Stir fry kimchi and pork belly is so simple to make yet out of this world satisfying! Dinner under 30 minutes, and Keto friendly.
This time of the year, when farmer’s markets are closed, and fresh produce in grocery stores are so limited, I often reach for my fermented vegetables (sometimes I even run out supplies and have to go for store-bought). Clearly there is a pattern of me talking about fermented vegetables in March, just look at the sauerkraut recipe I blogged about last year. This year I am sharing a kimchi recipe.
When I lived in Tokyo, a Korean-style stir fry kimchi and pork dish can be easily found at many fast food joints. I really miss that a quick meal can still be so healthy in Asia.
Replicating the dish at home is extremely easy too. Wouldn’t anyone want this kind of “fast” food that’s good for us?
Doesn’t Cooking Destroy Kimchi?
The ever so popular kimchi is praised as a probiotic food. I am anticipating a question that “doesn’t cooking destroy all of kimchi’s benefits?”
There is a long tradition of fermenting vegetables in the human history. Probiotic is one benefit discovered due to modern science. Others include preserving peak-harvested produce, making them more digestible, more nutritious and more flavourful, as well as breaking down toxins! Traditionally, fermented vegetables are often cooked in various dishes throughout the winter adding complex flavours, so don’t be concerned about eating them cooked as well.
Fermented vegetables often aren’t considered completely raw by the traditional cooks. Because they have been pre-digested by the bacteria, cooking time is much shortened compared to using fresh raw produce.
My lacto-fermented home-made kimchi is free of MSG, added sugar and grains. Recipe coming soon on the blog.
Pork Belly in Stir Fry Kimchi
Eating animal fat can be healthy, even if you aren’t following a ketogenic diet to lose weight. Consuming not only the lean cuts is a great way to support nose-to-tail eating, a food philosophy about consuming every part of the animal for both nutritional and ethical reasons.
There is also part of the population due to genetics that require higher animal fat consumption for mental health, regular hormone production, and to maintain a healthy weight. Like me, I would probably have vanished if I didn’t eat every part of the animal.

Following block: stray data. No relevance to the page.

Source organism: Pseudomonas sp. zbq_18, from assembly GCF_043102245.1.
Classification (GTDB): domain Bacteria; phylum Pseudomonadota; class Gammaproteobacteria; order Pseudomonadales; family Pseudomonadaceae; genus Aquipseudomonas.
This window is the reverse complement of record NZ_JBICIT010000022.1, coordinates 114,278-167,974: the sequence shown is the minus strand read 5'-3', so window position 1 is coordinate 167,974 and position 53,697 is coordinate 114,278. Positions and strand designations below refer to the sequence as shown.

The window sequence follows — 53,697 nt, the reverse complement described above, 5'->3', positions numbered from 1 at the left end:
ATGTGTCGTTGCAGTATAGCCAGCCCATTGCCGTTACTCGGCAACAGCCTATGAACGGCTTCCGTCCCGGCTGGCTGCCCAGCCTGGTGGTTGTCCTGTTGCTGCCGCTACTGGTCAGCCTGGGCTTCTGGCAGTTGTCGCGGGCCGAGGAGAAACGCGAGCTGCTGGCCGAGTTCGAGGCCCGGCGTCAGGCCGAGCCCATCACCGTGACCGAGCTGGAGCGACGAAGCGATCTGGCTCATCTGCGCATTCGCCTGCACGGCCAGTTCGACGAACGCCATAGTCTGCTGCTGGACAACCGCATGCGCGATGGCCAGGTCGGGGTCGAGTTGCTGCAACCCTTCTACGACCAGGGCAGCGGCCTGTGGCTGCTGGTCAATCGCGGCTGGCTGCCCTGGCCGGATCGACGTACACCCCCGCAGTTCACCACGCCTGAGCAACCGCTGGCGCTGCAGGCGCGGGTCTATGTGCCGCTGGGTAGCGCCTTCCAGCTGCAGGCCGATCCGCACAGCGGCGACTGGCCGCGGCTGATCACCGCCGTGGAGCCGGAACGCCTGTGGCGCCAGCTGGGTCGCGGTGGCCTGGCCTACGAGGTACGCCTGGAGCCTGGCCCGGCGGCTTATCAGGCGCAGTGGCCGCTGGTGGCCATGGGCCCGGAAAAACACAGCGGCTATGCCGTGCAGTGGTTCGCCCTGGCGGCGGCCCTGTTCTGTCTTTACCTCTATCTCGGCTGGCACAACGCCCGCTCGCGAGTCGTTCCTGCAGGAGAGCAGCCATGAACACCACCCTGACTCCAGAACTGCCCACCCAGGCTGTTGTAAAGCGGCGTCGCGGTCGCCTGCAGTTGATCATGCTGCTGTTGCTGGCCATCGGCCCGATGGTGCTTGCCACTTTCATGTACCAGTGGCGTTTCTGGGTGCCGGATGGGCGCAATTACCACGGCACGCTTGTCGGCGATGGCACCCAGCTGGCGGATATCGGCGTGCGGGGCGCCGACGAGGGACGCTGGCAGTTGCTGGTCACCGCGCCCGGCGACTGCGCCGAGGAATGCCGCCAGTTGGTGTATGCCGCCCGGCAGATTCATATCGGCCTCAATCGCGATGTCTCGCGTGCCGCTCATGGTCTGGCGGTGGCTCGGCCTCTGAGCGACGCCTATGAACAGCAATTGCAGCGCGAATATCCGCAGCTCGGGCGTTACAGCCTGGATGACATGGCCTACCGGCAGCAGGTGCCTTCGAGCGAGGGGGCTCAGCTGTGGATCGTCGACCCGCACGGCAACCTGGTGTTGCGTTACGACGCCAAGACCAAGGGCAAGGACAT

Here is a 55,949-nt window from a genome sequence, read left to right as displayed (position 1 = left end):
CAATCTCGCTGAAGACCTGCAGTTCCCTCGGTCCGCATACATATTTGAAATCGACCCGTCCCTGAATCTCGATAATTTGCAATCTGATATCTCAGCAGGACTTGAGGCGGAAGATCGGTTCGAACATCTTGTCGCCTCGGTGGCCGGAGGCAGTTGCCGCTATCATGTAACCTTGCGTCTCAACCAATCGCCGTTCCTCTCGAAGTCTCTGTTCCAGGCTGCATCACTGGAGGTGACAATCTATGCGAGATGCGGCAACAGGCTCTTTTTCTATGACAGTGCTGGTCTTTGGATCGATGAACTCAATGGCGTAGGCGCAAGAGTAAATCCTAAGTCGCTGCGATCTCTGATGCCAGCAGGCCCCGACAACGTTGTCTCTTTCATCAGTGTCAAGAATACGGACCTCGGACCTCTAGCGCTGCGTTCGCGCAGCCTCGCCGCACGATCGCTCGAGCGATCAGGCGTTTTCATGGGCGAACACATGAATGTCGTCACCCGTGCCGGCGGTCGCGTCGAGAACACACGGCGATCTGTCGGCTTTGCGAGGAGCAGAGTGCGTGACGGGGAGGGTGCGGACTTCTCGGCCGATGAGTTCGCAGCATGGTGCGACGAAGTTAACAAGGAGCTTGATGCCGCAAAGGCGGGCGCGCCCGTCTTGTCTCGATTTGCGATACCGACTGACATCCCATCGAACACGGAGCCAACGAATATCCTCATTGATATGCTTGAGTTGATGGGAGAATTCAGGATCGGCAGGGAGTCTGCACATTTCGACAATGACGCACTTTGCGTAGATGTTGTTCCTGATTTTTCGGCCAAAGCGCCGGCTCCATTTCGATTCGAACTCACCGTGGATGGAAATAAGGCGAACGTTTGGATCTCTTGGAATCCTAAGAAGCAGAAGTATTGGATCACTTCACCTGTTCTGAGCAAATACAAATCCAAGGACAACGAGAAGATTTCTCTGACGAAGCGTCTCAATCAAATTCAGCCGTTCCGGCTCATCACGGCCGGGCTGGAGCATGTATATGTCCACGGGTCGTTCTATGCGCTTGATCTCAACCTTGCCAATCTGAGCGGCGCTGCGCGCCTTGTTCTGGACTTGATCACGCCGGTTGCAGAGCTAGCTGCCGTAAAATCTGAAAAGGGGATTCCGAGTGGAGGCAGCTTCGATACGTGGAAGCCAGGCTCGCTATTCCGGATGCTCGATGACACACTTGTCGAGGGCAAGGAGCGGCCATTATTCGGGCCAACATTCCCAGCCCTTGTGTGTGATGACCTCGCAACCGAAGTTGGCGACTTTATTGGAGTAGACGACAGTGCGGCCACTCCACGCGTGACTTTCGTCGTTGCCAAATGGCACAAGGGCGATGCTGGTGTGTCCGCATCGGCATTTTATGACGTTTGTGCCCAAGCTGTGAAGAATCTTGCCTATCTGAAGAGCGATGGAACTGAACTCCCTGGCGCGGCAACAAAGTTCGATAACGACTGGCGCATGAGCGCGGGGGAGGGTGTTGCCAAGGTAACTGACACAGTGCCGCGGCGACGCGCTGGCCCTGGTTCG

Humans and animals alike, our bodies store some toxins in the fat cells. Therefore, it’s extra worthwhile to buy naturally-raised pork belly. When using pork belly, there is no need to add oil. Animal fat is a much healthier and more stable high-heat cooking fat than many of the plant-based oils out there, especially if you use highly-processed vegetable oil.
If you don’t like pork belly, then by all means switch to pork tenderloin or a lean pork of your choice. However, added oil will be necessary when using a lean cut.
Let’s connect on social media! Find me on Facebook, Instagram, and twitter. Subscribe to my newsletter for free nourishing recipes delivered to your inbox.
Stir fry kimchi and bork belly is so simple to make yet out of this world satisfying! Dinner under 30 minutes, and Keto friendly.
- 300 g naturally-raised pork belly
- 1 tbsp naturally-brewed soy sauce or tamari (gluten-free option: use tamari or gluten-free soy sauce)
- 1 tbsp naturally-brewed rice wine
- 1 lb kimchi (see notes below)
- 1 stalk green onion
- 1 tbsp sesame seeds (optional)
Slice the pork belly as thin as possible. Marinate in tamari/soy sauce and rice wine for about 10 minutes. If your kimchi isn't pre-cut, then cut into 1 inch size.
Heat a heavy bottom pan (I use cast iron). While the pan is very hot, add the marinated pork belly, stir fry until nicely browned, for approximately 5 to 10 minutes. You should see some fat being cooked out of the pork belly at this point.
Add the kimchi into the pan, stir fry for another 2 minutes, for the flavour of kimchi and pork to completely mix.
Turn off the heat. Thinly slice the green onion, and add to the stir fry.
If available, sprinkle sesame seeds on top as garnish.
- If you use a store-bought kimchi, make sure to check the ingredients. I use a home-made fermented kimchi that's free of MSG and added sugar (recipe coming soon.)